Local democracy and decision making
Contract for Statutory Notices and Advertising
(Report No. 44-11/12 and Appendices)
Contact for enquiries: Vicky Hardman, Head of Media Relations, 020 7926 0474, email@example.com
- App. 1 - GW3 Award - Part 1- 3 May, item 2 PDF 140 KB
- App. 2 - Statutory notice call-in, item 2 PDF 111 KB
- App. 3 - 6 Services Contract - DRAFT, item 2 PDF 148 KB
- App. 4 - Service Specification - 9 Mar 2011, item 2 PDF 141 KB
- App. 5 - Southwark Pricing Document, item 2 PDF 70 KB
(All Wards) (Report No. 44/11-12)
Special Circumstances Justifying Urgent Consideration
The Chair was of the opinion that although this report has not been available for at least five clear days before the meeting, nonetheless it should be considered now as a matter of urgency because the process for arranging a call-in meeting does not always enable the provision of five clear working days notice (paragraph 16.1(c) of the Scrutiny Procedure Rules).
The Lead Scrutiny Officer explained the process by which the call-in would be considered following which Councillor Jeremy Clyne was invited by the Chair to outline his reason for the call-in.
Following concerns raised by Councillor Clyne pertaining to pricing and the decision notice, the Legal Adviser responded as follows:-
- That information pertaining to pricing of companies was considered commercially sensitive but if members wanted to discuss this issue, then this would need to be considered under Part 2, following a resolution to exclude the press and public.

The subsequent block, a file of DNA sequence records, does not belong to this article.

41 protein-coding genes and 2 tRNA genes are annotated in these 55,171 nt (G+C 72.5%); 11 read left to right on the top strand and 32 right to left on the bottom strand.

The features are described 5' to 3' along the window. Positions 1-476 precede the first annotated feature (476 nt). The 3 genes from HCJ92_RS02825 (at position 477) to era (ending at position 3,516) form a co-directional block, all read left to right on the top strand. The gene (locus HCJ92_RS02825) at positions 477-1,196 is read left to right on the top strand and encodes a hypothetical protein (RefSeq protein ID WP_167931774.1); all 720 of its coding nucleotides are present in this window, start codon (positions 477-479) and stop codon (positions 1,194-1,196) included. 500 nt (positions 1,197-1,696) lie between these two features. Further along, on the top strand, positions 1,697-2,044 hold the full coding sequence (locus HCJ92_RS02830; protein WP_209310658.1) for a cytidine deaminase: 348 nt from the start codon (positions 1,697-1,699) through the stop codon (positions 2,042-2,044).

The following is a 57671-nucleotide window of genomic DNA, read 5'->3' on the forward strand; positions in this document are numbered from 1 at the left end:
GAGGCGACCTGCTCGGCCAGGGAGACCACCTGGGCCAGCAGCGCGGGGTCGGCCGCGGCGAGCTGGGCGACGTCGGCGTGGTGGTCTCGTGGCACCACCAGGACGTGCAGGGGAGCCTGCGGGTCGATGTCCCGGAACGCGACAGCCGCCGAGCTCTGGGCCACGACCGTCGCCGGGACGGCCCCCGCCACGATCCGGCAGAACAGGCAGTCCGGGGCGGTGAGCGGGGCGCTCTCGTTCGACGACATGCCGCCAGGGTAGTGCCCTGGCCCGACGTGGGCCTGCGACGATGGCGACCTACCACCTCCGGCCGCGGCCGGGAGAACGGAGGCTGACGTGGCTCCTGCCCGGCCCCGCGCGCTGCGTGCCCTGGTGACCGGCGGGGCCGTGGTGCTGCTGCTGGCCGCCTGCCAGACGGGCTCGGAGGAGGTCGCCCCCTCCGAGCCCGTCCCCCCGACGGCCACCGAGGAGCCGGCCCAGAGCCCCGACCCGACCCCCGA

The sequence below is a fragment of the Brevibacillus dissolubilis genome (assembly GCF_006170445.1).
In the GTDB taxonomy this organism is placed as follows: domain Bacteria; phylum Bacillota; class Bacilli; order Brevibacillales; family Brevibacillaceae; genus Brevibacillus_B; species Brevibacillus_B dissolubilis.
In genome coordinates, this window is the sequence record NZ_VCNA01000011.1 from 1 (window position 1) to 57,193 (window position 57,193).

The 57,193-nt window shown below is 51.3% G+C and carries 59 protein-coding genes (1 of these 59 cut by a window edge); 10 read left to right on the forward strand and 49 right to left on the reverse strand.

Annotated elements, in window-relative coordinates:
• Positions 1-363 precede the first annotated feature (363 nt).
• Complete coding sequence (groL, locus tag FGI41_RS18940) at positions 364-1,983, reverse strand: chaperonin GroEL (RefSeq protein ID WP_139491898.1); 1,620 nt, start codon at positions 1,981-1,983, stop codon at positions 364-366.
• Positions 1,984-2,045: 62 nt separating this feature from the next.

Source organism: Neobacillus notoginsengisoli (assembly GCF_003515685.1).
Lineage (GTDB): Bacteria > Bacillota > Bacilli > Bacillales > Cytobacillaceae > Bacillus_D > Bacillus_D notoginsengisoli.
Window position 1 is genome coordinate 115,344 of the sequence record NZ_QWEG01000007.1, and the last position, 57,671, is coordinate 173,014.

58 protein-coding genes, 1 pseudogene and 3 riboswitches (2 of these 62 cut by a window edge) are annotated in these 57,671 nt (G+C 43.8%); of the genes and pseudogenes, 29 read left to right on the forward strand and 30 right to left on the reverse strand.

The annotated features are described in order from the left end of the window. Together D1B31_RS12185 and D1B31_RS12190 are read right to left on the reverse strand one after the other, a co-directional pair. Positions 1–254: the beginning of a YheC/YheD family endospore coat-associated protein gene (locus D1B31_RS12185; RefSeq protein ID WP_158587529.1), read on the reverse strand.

- That, although it was considered best practice to disseminate information to the community, there was no general statutory duty on the council to do so, other than in respect of statutory notices.
Councillor Clyne then proceeded to raise concerns pertaining to the officer’s responses. He made reference to pages 3 – 7 of the report and raised issues regarding promotion of services; printed publications; assurances that matters of political controversy were dealt with fairly; quarterly publications; partnership newspaper and whether this is permitted under the Code of Practice on Local Authority Publicity; the challenge of editorial advertorials; the tendering and bidding process with independent local newspapers; the lack of financial details to ascertain why certain bidders had been chosen than others.
In response, the Divisional Director of Campaigns and Communications firstly acknowledged the support received by the procurement and legal divisions and also responses received from the South London Press and Southwark News who had put a lot of work into the tendering process. He, along with the Head of Media Relations, proceeded to make the following points:-
- Officers had adhered to the publicity code more closely than some other boroughs. As a result, the council had to stop publishing Lambeth Life and had lost staff in the process. With the statutory notices contract the council were not emulating a commercial newspaper or creating a council newspaper. All the relevant processes had been cleared by procurement and legal. One other Divisional Director had also been involved in the tender process. Therefore, all the necessary requirements had been met.
- Editorial stance. The council would not have a contract with a newspaper that was deemed racist or only served one particular part of the community. Therefore, the council had a responsibility to question the editorial position of the paper. However, the council would not have editorial control regarding pictures or newspaper articles. If the local community was factually misrepresented then they would expect to challenge the paper
- The pages published in the newspaper (the advertorial) would be clearly identified as council content. In ... view the full minutes text for item 2